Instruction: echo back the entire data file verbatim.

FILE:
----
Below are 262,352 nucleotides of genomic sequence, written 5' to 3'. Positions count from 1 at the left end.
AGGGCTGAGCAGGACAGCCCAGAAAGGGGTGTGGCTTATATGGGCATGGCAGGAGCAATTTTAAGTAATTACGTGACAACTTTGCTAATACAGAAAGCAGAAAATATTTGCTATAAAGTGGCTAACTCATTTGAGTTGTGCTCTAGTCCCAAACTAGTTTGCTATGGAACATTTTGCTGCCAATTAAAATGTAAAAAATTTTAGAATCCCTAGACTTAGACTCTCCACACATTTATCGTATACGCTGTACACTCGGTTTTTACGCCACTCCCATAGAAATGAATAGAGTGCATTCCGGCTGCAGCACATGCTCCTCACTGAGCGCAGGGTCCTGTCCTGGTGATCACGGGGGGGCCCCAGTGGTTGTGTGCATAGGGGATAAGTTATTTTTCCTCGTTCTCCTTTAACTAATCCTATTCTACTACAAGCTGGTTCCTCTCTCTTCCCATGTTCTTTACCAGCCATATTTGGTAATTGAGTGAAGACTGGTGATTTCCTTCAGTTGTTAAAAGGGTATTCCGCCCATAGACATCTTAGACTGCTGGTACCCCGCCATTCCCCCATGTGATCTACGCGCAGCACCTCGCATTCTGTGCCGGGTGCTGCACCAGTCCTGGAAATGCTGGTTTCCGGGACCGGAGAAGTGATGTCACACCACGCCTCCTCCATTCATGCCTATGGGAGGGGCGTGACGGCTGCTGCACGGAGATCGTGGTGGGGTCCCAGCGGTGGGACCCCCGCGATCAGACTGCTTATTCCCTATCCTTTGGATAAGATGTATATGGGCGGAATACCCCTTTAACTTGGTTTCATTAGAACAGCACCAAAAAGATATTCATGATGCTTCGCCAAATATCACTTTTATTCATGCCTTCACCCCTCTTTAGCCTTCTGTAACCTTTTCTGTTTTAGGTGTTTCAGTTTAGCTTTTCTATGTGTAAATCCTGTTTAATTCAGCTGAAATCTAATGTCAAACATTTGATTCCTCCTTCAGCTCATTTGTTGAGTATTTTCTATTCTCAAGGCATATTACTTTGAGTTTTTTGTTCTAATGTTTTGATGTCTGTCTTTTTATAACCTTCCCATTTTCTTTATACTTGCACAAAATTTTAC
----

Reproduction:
Below are 262,352 nucleotides of genomic sequence, written 5' to 3'. Positions count from 1 at the left end.
AGGGCTGAGCAGGACAGCCCAGAAAGGGGTGTGGCTTATATGGGCATGGCAGGAGCAATTTTAAGTAATTACGTGACAACTTTGCTAATACAGAAAGCAGAAAATATTTGCTATAAAGTGGCTAACTCATTTGAGTTGTGCTCTAGTCCCAAACTAGTTTGCTATGGAACATTTTGCTGCCAATTAAAATGTAAAAAATTTTAGAATCCCTAGACTTAGACTCTCCACACATTTATCGTATACGCTGTACACTCGGTTTTTACGCCACTCCCATAGAAATGAATAGAGTGCATTCCGGCTGCAGCACATGCTCCTCACTGAGCGCAGGGTCCTGTCCTGGTGATCACGGGGGGGCCCCAGTGGTTGTGTGCATAGGGGATAAGTTATTTTTCCTCGTTCTCCTTTAACTAATCCTATTCTACTACAAGCTGGTTCCTCTCTCTTCCCATGTTCTTTACCAGCCATATTTGGTAATTGAGTGAAGACTGGTGATTTCCTTCAGTTGTTAAAAGGGTATTCCGCCCATAGACATCTTAGACTGCTGGTACCCCGCCATTCCCCCATGTGATCTACGCGCAGCACCTCGCATTCTGTGCCGGGTGCTGCACCAGTCCTGGAAATGCTGGTTTCCGGGACCGGAGAAGTGATGTCACACCACGCCTCCTCCATTCATGCCTATGGGAGGGGCGTGACGGCTGCTGCACGGAGATCGTGGTGGGGTCCCAGCGGTGGGACCCCCGCGATCAGACTGCTTATTCCCTATCCTTTGGATAAGATGTATATGGGCGGAATACCCCTTTAACTTGGTTTCATTAGAACAGCACCAAAAAGATATTCATGATGCTTCGCCAAATATCACTTTTATTCATGCCTTCACCCCTCTTTAGCCTTCTGTAACCTTTTCTGTTTTAGGTGTTTCAGTTTAGCTTTTCTATGTGTAAATCCTGTTTAATTCAGCTGAAATCTAATGTCAAACATTTGATTCCTCCTTCAGCTCATTTGTTGAGTATTTTCTATTCTCAAGGCATATTACTTTGAGTTTTTTGTTCTAATGTTTTGATGTCTGTCTTTTTATAACCTTCCCATTTTCTTTATACTTGCACAAAATTTTAC